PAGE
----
And when the sentence is passed against them, We shall bring forth for them an insect (Da'bbah) out of the earth, which shall wound them (Tukallemo) because people did not believe in Our Signs.2

The word da'bbah as used by the Quran has already been defined with reference to another verse discussed earlier. It applies to all animals, from the tiniest to the most massive ones, which move along earth surfaces with a locomotive mechanism.3

It is highly important to understand the significance of this prophecy, which has a very potent message for the people of this age. Many a past Muslim scholar and commentator of the Quran has related this prophecy to the age when the Mahdi and the Messiah would appear. Although they could not fathom the entire import of the message, they still came surprisingly close. 'Allamah Isma'il Haqqi Al-Buruswi (d. AH 1137) commentating on the above verse in Ruhul Bayan wrote that the Mahdi would come and then the Dajjal (anti-Christ) would appear followed by the Messiah. During this time da'bbah will emerge and after that the sun will rise from the West.

The Shi'a scholar, Mullah Fath-Ullah Kashani (d. AH 988), in his commentary Minhaj-us Sadiqin, has made the following comments:

'According to some of our friends this verse (i.e. relating to the emergence of da'bbah) points to the advent of the Divine authority who is the Mahdi of the Muslim people (Ummah).'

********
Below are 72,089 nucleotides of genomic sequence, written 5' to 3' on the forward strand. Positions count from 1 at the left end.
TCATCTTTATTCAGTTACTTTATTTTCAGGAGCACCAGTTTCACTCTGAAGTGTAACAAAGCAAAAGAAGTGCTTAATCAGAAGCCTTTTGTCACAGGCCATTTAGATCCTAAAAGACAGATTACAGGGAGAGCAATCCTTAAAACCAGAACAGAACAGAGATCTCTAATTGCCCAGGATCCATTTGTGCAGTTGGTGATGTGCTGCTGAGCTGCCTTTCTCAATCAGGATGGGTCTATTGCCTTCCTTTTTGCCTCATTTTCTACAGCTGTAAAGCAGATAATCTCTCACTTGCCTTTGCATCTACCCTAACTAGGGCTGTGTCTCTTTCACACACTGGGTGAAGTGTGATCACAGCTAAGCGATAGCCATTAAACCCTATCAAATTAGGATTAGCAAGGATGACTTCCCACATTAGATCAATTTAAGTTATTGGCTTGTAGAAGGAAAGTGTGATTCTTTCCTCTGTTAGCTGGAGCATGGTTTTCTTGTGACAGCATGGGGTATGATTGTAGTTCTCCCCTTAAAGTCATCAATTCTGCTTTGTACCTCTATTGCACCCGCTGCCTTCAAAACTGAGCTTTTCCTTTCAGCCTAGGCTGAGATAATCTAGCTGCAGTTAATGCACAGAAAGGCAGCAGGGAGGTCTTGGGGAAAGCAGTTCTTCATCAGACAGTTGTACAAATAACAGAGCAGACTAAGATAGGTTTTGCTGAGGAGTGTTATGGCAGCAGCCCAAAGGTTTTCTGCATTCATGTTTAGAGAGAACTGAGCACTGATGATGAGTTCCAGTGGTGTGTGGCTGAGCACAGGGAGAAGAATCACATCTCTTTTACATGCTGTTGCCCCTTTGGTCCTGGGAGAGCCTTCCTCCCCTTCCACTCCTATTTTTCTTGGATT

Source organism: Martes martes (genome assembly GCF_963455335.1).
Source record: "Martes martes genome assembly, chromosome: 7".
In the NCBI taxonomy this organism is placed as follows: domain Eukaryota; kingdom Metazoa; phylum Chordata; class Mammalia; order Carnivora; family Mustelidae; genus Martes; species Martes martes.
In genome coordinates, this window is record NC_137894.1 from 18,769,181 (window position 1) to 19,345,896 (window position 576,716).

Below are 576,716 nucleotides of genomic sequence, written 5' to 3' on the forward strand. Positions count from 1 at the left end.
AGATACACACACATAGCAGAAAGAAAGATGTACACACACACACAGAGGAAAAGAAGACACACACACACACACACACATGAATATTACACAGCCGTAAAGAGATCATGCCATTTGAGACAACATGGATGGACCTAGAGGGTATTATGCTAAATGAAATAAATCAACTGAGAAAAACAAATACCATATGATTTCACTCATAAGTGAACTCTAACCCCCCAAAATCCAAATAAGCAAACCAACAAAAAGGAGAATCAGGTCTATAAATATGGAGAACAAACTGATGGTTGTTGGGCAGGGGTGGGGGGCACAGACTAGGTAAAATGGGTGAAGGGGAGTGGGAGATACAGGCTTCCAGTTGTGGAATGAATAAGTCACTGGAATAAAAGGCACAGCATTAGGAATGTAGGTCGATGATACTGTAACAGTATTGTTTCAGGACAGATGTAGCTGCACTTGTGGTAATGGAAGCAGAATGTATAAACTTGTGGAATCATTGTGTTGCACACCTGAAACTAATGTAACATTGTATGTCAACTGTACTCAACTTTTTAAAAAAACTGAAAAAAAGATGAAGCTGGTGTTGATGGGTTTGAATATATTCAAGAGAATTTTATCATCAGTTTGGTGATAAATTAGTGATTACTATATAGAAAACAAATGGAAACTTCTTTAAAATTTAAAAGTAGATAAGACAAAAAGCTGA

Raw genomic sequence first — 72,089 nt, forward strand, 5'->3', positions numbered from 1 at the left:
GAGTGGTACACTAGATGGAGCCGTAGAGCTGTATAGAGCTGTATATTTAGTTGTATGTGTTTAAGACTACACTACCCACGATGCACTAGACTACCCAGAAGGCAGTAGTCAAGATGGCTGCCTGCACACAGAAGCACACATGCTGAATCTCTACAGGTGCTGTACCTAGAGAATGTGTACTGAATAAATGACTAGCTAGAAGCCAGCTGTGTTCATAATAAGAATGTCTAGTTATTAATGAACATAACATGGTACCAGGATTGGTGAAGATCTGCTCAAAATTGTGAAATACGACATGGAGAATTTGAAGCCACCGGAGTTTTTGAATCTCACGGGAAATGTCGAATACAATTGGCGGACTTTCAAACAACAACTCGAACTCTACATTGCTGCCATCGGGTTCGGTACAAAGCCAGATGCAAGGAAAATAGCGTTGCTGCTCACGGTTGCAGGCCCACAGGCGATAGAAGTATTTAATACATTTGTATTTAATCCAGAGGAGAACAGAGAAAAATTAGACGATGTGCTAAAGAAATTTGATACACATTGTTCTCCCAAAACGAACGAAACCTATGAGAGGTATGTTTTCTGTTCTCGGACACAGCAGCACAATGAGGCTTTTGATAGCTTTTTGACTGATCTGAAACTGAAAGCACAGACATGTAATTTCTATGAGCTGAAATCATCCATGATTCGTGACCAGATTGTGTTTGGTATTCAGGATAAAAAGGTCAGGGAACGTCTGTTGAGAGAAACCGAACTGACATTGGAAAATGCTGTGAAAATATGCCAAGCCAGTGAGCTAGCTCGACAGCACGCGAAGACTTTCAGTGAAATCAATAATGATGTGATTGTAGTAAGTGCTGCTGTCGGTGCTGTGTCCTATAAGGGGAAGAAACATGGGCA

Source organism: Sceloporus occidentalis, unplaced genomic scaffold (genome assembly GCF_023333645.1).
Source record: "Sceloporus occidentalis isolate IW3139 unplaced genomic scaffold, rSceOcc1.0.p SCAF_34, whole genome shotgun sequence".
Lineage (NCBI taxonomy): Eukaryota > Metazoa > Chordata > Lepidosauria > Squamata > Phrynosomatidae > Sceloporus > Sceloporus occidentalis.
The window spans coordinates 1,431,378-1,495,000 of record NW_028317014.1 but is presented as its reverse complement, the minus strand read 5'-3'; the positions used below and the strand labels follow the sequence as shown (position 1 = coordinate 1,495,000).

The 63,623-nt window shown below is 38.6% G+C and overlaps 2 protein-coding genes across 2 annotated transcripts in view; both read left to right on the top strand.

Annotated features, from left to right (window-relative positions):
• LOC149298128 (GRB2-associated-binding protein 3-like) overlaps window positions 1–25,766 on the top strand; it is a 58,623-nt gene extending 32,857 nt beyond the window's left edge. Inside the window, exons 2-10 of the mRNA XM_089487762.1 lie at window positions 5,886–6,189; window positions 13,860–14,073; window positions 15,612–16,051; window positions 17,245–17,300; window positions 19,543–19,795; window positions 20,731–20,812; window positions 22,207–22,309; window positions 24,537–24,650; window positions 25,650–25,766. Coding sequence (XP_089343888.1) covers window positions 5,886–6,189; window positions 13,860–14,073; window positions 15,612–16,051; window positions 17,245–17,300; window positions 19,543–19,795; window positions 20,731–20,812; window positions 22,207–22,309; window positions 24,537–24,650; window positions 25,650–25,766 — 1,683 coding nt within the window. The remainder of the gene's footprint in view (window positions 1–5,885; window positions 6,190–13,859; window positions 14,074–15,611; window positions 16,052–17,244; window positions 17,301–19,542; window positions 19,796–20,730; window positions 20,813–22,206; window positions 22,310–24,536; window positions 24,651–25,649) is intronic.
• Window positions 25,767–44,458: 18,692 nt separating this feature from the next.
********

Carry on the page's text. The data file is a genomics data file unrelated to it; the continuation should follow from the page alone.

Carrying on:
This is as far as these commentators could go from their study of Hadith in conjunction with the above Quranic verse. They did not offer any explanation as to the nature of da'bbah. It was left to Hazrat Mirza Ghulam Ahmadas, in his capacity as the reformer of the latter days to further elaborate and explain the true implication of this prophecy in the light of the Divine revelations and visions bestowed upon him.

In February 1898, Hazrat Ahmadas received revelations about an impending plague, and he immediately published this important warning through newspapers and pamphlets to the world at large. He explained that the plague of which he had foretold was the same calamity implied in the verse relating to the appearance of al- da'bbah ()

He further observed that the word tukallemo () mentioned in the verse has two basic meanings. One is to wound and the other is to speak. The context in which this verse is set clearly relates to an animal of a sort which would bite the people for having rejected the signs of the Lord. The alternative meaning requires the da'bbah to speak to the people. This he does by implication indicating that this punitive measure is a result of their denial. Thus he speaks as he wounds by discriminating between good and bad.